Gifts in support of the University of Maryland are accepted and managed by the University of Maryland College Park Foundation, Inc., an affiliated 501(c)(30) organization authorized by the Board of Regents. Contributions to the University of Maryland are tax-deductible as allowed by law. Please see your tax advisor for details.

Confronting Substance Abuse

Use, Abuse & Dependence: How are They Different?

person sitting near large window reading a bookWhat is the difference between someone using alcohol and drugs, abusing them and being dependent on them? People throughout recorded history have always found a way to chemically escape the routine of day-to-day life, or to seek an altered state of consciousness. To expect that we will ever completely wipe out this desire is foolish. However, there are customs, traditions and laws that attempt to govern the use of substances so that a minimum of harm is brought to individuals and society. As with most individual decisions about things that can potentially bring us harm, free will is an important component of one's decision to use alcohol and drugs.

Because of the anesthetic properties of alcohol and drugs, they often become an easy target for abuse by someone who may be experiencing emotional and psychological difficulties. This does not necessarily mean that the individual is dependent on them. It could be a time limited abuse pattern that may or may not disappear whenever the difficulties are behind him/her. Abuse can often occur developmentally, i.e. as a way of fitting in during adolescence, or a means of easing some of the difficult challenges that growing up often provides. An example of this is often seen on college campuses where a style of drinking alcohol may be considered "alcoholic drinking", yet once the students are out of that setting, they find that they can give up drinking altogether, or cut down on their drinking behavior considerably without any difficulty. This would be seen as a temporary pattern of abuse. Can abuse lead to dependence? I believe so. I have seen this happen many times, even when there does not appear to be a family history of alcoholism.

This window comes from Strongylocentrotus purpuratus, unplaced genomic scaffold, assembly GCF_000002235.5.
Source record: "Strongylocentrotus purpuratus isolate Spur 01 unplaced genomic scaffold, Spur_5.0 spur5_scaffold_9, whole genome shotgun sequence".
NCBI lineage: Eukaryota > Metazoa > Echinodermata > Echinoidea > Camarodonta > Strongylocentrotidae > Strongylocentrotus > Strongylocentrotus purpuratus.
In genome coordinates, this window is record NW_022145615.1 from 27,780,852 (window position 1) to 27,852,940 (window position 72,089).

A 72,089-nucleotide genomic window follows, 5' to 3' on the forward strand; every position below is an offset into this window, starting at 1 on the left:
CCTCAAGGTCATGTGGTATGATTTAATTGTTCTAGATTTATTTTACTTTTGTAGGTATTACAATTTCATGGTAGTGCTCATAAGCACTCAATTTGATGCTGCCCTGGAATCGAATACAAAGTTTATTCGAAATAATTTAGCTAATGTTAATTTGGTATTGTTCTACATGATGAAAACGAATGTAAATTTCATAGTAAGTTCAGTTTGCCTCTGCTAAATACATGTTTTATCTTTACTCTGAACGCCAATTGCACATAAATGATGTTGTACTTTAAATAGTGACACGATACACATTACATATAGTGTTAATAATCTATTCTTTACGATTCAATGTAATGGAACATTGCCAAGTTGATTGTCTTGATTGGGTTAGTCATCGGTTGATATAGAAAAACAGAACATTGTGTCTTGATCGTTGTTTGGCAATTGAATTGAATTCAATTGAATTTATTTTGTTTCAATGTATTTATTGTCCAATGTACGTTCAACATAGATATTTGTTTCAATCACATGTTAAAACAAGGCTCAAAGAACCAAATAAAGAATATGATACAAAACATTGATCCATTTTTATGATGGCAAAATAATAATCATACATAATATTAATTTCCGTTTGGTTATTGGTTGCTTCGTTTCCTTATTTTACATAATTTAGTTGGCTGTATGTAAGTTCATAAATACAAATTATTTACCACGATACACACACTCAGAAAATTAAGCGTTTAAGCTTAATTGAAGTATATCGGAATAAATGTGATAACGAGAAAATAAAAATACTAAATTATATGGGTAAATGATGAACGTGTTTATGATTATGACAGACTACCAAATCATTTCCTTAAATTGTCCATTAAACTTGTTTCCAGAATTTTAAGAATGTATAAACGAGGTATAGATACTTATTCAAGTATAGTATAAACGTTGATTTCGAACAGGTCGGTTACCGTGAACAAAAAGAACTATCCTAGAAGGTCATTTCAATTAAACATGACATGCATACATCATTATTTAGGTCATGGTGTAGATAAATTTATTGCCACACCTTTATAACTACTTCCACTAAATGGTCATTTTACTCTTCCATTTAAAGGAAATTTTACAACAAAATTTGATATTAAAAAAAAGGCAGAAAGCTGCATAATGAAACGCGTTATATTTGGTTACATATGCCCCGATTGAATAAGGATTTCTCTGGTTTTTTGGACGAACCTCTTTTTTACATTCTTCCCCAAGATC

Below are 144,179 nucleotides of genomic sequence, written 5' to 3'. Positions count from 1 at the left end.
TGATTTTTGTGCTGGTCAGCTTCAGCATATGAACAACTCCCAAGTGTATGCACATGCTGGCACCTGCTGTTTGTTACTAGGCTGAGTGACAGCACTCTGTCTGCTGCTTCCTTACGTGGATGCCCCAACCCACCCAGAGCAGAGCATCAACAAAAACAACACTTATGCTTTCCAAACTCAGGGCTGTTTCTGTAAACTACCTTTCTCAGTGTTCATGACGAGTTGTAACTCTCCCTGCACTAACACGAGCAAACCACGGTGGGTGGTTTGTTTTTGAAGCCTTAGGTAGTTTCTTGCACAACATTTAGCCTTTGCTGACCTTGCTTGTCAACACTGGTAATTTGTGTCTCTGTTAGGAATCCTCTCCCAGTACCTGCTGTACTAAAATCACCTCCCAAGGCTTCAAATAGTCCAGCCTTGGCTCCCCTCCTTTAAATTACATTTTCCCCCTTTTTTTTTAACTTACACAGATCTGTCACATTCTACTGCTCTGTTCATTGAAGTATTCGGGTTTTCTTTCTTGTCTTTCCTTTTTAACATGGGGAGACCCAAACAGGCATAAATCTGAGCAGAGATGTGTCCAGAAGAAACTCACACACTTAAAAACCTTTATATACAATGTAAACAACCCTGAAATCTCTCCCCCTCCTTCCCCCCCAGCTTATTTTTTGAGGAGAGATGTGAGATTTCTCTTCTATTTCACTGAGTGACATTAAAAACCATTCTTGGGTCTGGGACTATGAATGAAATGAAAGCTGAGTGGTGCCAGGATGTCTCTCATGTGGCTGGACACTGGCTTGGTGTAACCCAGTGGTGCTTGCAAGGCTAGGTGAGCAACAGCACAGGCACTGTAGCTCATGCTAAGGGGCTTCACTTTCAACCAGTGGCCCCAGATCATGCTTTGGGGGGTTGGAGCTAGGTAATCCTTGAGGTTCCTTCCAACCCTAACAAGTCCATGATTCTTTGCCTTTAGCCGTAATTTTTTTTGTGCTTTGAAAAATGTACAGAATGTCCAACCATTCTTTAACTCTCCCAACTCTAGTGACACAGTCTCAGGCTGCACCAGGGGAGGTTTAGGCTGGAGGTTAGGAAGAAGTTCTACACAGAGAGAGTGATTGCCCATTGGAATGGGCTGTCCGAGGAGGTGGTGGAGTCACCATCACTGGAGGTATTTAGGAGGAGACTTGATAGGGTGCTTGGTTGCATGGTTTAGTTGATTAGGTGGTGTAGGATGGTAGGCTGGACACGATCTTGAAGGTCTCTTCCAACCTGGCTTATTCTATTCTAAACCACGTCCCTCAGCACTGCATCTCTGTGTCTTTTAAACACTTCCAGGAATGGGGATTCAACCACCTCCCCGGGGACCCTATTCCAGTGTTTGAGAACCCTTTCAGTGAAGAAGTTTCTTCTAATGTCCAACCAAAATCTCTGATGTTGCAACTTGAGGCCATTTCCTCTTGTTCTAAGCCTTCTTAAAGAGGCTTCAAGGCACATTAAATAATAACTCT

Substance dependence is defined in the American Psychiatric Association's diagnostic manual (DSM-IV) as a pattern of substance use, leading to clinically significant impairment or distress, as manifested by three or more of the following, occurring at any time in the same 12 month period:

  1. Tolerance, as defined by either of the following:

    1. a need for markedly increased amounts of the substance to achieve intoxication or the desired effect

    2. markedly diminished effect with continued use of the same amount of the substance

  2. Withdrawal, as manifested by either of the following:

    1. the characteristic withdrawal syndrome for that particular substance (e.g. with alcohol withdrawal: sweating or pulse rate greater than 100, increased hand tremor, nausea or vomiting, anxiety, seizures, hallucinations, etc.)

    2. the same (or closely related) substance is taken to relieve or avoid withdrawal symptoms

  3. the substance is often taken in large amounts or over a longer period than was intended

  4. there is a persistent desire or unsuccessful efforts to cut down or control substance use

  5. a great deal of time is spent in activities necessary to obtain the substance (e.g. visiting multiple doctors or driving long distances) use the substance (e.g. chain smoking), or recover from its effects